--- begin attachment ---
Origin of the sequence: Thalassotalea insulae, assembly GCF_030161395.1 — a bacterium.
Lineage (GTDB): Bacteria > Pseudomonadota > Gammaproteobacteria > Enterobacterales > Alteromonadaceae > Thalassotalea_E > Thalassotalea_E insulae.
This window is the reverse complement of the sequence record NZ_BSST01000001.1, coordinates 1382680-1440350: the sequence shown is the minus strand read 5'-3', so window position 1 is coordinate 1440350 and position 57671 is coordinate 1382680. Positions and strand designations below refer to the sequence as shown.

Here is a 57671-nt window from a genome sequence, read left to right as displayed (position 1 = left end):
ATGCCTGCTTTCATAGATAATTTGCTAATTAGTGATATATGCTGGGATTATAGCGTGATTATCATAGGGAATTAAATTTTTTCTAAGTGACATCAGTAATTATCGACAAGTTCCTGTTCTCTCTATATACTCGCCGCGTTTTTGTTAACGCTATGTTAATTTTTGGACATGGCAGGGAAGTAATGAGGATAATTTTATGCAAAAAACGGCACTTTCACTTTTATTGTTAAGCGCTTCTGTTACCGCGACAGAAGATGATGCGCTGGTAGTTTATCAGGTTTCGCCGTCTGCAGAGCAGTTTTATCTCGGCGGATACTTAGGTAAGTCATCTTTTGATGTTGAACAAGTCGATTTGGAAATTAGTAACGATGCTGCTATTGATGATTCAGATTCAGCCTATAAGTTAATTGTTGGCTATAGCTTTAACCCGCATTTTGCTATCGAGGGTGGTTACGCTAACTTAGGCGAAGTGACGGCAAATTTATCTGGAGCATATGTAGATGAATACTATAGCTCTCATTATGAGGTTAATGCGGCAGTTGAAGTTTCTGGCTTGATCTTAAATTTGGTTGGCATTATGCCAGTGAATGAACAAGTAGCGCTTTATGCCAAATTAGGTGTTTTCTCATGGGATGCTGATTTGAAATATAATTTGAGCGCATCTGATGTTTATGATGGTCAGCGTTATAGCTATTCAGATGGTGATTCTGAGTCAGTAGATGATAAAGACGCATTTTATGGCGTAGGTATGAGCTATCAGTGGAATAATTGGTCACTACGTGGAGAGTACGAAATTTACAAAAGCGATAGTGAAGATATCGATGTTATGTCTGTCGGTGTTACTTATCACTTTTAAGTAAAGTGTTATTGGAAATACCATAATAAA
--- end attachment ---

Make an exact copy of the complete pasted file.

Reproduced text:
Origin of the sequence: Thalassotalea insulae, assembly GCF_030161395.1 — a bacterium.
Lineage (GTDB): Bacteria > Pseudomonadota > Gammaproteobacteria > Enterobacterales > Alteromonadaceae > Thalassotalea_E > Thalassotalea_E insulae.
This window is the reverse complement of the sequence record NZ_BSST01000001.1, coordinates 1382680-1440350: the sequence shown is the minus strand read 5'-3', so window position 1 is coordinate 1440350 and position 57671 is coordinate 1382680. Positions and strand designations below refer to the sequence as shown.

Here is a 57671-nt window from a genome sequence, read left to right as displayed (position 1 = left end):
ATGCCTGCTTTCATAGATAATTTGCTAATTAGTGATATATGCTGGGATTATAGCGTGATTATCATAGGGAATTAAATTTTTTCTAAGTGACATCAGTAATTATCGACAAGTTCCTGTTCTCTCTATATACTCGCCGCGTTTTTGTTAACGCTATGTTAATTTTTGGACATGGCAGGGAAGTAATGAGGATAATTTTATGCAAAAAACGGCACTTTCACTTTTATTGTTAAGCGCTTCTGTTACCGCGACAGAAGATGATGCGCTGGTAGTTTATCAGGTTTCGCCGTCTGCAGAGCAGTTTTATCTCGGCGGATACTTAGGTAAGTCATCTTTTGATGTTGAACAAGTCGATTTGGAAATTAGTAACGATGCTGCTATTGATGATTCAGATTCAGCCTATAAGTTAATTGTTGGCTATAGCTTTAACCCGCATTTTGCTATCGAGGGTGGTTACGCTAACTTAGGCGAAGTGACGGCAAATTTATCTGGAGCATATGTAGATGAATACTATAGCTCTCATTATGAGGTTAATGCGGCAGTTGAAGTTTCTGGCTTGATCTTAAATTTGGTTGGCATTATGCCAGTGAATGAACAAGTAGCGCTTTATGCCAAATTAGGTGTTTTCTCATGGGATGCTGATTTGAAATATAATTTGAGCGCATCTGATGTTTATGATGGTCAGCGTTATAGCTATTCAGATGGTGATTCTGAGTCAGTAGATGATAAAGACGCATTTTATGGCGTAGGTATGAGCTATCAGTGGAATAATTGGTCACTACGTGGAGAGTACGAAATTTACAAAAGCGATAGTGAAGATATCGATGTTATGTCTGTCGGTGTTACTTATCACTTTTAAGTAAAGTGTTATTGGAAATACCATAATAAA